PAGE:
Incorporate DRR

                                                                                                information into
                                                                                                support, activities,
                                              .                                                 physical
                                        Advocacy                                                family reunification
                                                                                                    in a way that
                                                                                                   builds capacity of
                                                                                                   and empowers
                                                                                                   young people

                                                                                                Collaborate with
                                                                                                government to
                          Design school/community disaster plan                                 ensure education
                                                                                                continuity in safe
                                                                                                spaces as soon as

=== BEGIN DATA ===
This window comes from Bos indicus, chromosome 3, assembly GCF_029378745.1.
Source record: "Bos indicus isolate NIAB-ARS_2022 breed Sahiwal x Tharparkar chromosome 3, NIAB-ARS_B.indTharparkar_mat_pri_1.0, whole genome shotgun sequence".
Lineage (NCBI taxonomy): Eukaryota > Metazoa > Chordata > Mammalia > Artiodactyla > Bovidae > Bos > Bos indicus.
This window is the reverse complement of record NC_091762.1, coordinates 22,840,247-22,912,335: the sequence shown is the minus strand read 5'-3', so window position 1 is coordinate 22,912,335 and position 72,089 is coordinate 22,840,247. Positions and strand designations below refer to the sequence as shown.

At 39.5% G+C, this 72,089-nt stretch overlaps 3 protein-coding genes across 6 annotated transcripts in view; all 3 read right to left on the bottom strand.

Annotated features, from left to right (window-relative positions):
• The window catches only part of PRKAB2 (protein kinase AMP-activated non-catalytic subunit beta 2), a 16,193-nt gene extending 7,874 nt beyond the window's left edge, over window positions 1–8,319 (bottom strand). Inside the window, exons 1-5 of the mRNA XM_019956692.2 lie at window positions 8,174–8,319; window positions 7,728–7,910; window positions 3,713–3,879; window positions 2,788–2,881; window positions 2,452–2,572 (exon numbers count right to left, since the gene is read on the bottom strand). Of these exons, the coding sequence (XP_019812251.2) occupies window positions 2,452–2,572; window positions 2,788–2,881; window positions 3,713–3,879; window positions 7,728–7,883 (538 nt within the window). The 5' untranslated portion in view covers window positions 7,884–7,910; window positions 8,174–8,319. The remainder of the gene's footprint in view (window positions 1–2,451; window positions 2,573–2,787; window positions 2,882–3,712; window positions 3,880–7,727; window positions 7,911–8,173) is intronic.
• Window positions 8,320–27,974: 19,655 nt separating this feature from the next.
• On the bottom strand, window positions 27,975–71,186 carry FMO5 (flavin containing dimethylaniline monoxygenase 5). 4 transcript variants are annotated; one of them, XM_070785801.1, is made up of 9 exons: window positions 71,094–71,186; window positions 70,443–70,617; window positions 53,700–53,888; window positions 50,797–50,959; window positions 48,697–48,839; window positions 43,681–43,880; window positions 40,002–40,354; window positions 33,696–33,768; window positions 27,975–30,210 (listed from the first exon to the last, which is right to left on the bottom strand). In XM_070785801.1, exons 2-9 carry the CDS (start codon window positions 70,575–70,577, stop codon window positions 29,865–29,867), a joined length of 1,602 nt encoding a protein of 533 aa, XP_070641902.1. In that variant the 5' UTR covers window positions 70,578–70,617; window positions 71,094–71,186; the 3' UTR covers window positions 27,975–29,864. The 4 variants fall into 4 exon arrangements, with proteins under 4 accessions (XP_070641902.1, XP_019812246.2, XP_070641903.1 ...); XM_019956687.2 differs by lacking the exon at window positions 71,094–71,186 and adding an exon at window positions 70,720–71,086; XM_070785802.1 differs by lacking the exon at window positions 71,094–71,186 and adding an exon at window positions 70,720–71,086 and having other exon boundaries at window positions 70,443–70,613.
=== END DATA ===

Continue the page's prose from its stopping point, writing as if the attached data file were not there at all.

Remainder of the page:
Employ education
                       Ensure monitoring mechanisms are in place                                as a key protection
                       Ensure coordination mechanisms are in place

 Develop legal framework and communication strategies to prevent rights abuses (in
                       disasters) and increase awareness.

      ANNEX IV:
                           Group Work: Roles and Accountabilities

                                 ROLES and ACCOUNTABILITIES
                                      Headquarter Level

                         Roles                                              Accountabilities
                                                          Use tools for monitoring/assessing risk management and
Evaluate and screen IT infrastructure for myriad DRR
                                                          resiliency building initiatives in/through schools for quality
materials for promoting best practices.

Identify focal points for ISDR knowledge and education    Develop and disseminate corporate DRR strategy and
platforms for regional and country DRR.                   PDA to COs ROs.

Clarify overall concept and framework for action within   Bolster UNICEF’s role on the “DRR Movement” in
UNICEF – to be used as both a policy and strategy.        Education, Advocacy, and other sectors.

Develop a good policy and conceptual framework on         Adjust UNDAF/CCA/SITAN guidelines with DRR
DRR.                                                      component.

Complete mapping of Who does What Where and               Evaluate and collect feedback on the use of tools provided
disseminate in an ongoing/online format.                  for national and regional use.

                                                          Inform about national platforms and other national
Advocate for DRR with IASC.

Advocate for safe schools and integration of DRR into
                                                          Engage senior staff in DRR and on Education.

                                                          Guide and inform regional and national offices on existing